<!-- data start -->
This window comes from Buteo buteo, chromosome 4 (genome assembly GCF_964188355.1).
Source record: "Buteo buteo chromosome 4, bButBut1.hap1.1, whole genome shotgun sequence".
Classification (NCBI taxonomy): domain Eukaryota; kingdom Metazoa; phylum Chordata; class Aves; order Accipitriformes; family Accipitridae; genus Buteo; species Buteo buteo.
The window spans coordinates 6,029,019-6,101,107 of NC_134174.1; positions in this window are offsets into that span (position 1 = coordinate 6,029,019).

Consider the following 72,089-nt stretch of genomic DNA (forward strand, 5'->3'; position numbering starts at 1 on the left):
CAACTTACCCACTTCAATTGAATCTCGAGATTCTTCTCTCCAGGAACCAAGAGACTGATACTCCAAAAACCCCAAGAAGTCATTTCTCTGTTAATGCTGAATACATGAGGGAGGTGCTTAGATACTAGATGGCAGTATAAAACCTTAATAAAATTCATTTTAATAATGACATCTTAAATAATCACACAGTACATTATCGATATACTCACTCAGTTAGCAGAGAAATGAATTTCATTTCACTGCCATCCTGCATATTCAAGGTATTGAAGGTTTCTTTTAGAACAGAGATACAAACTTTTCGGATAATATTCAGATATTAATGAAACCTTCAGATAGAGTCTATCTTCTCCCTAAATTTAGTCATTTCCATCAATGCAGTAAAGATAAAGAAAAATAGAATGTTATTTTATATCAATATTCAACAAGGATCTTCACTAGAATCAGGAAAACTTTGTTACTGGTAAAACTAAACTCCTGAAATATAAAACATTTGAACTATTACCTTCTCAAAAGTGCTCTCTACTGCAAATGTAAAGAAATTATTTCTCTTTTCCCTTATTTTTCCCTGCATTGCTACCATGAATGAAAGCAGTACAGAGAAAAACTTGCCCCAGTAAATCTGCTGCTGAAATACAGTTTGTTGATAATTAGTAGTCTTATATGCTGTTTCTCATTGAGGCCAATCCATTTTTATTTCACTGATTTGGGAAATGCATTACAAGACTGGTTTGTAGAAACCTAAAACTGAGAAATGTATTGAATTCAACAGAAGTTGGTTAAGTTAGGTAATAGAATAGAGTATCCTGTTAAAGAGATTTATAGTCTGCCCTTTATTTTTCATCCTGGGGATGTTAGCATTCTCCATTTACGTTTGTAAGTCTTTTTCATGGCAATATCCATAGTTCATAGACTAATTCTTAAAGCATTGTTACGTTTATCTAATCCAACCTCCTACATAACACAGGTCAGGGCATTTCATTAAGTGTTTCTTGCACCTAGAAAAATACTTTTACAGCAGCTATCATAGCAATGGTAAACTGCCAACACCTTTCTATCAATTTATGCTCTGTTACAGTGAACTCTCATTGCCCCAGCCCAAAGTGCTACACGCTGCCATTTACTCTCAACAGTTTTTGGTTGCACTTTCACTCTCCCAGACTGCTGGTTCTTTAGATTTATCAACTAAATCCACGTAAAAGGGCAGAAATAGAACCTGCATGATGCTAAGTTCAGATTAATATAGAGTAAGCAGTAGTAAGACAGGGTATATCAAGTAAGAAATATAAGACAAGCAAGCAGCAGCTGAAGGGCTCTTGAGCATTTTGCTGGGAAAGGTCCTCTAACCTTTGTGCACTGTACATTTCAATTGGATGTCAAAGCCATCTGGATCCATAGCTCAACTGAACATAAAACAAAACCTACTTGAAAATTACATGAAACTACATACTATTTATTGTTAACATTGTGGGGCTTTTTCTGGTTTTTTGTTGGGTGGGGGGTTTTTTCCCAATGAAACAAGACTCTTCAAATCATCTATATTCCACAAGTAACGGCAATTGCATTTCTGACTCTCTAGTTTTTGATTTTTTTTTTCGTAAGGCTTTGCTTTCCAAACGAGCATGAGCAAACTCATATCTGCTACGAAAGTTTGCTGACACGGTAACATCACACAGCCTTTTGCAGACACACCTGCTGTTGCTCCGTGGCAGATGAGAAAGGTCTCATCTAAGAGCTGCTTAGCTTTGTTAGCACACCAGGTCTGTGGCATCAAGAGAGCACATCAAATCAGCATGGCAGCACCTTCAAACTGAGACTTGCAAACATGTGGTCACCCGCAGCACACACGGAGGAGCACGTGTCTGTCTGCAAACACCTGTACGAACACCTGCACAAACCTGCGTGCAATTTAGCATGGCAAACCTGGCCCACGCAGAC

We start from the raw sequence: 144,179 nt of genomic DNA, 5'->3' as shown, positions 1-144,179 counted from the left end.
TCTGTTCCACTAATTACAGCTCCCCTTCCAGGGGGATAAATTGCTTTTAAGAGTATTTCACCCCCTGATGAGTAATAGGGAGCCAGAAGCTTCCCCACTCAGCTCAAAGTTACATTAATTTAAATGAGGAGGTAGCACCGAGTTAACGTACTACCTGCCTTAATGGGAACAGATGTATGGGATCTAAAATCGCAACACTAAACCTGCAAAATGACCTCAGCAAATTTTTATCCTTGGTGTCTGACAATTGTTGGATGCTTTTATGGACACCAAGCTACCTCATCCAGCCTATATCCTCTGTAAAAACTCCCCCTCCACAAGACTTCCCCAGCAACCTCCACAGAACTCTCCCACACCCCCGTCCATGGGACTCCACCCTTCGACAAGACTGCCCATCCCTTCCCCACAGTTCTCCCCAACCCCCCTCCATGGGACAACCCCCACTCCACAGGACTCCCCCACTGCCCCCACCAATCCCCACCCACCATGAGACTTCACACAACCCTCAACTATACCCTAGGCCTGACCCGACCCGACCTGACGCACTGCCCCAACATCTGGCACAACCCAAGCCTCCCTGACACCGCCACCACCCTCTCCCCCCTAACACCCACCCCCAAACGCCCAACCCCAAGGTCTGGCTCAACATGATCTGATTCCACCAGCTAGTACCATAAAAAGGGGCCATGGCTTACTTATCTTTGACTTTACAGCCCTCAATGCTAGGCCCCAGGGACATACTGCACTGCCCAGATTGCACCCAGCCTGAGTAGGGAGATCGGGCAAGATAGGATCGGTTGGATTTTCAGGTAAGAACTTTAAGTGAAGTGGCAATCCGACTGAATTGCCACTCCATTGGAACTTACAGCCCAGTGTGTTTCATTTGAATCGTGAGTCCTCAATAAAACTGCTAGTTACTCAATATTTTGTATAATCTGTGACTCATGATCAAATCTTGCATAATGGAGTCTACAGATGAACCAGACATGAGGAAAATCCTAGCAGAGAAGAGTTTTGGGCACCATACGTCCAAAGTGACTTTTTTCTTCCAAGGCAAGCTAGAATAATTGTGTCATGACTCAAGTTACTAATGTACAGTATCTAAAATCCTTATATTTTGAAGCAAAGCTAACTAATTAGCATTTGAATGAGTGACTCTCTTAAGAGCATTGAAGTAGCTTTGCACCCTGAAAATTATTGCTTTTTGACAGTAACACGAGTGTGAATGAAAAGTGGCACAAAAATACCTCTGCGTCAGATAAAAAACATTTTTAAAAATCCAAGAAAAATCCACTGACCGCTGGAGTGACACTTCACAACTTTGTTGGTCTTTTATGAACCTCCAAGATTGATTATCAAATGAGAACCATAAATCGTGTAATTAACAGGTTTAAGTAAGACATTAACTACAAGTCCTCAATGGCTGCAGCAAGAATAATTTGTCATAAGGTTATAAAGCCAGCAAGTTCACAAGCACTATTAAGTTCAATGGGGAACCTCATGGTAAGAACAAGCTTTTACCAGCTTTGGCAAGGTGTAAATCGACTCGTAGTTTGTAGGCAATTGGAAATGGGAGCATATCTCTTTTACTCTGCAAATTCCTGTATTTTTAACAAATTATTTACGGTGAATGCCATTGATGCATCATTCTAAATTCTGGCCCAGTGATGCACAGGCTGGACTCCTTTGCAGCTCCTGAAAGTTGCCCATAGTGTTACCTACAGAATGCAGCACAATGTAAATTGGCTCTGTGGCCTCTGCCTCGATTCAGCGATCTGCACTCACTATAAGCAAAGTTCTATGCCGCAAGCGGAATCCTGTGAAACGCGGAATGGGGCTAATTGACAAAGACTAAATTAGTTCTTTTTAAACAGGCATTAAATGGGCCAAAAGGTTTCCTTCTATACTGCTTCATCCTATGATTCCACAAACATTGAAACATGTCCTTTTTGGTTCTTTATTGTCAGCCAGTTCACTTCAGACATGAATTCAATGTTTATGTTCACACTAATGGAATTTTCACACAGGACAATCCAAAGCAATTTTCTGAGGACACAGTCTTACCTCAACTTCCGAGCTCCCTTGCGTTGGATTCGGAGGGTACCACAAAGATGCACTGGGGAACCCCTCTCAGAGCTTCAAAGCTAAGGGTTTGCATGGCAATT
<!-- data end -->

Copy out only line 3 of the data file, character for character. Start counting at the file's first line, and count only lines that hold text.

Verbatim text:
Classification (NCBI taxonomy): domain Eukaryota; kingdom Metazoa; phylum Chordata; class Aves; order Accipitriformes; family Accipitridae; genus Buteo; species Buteo buteo.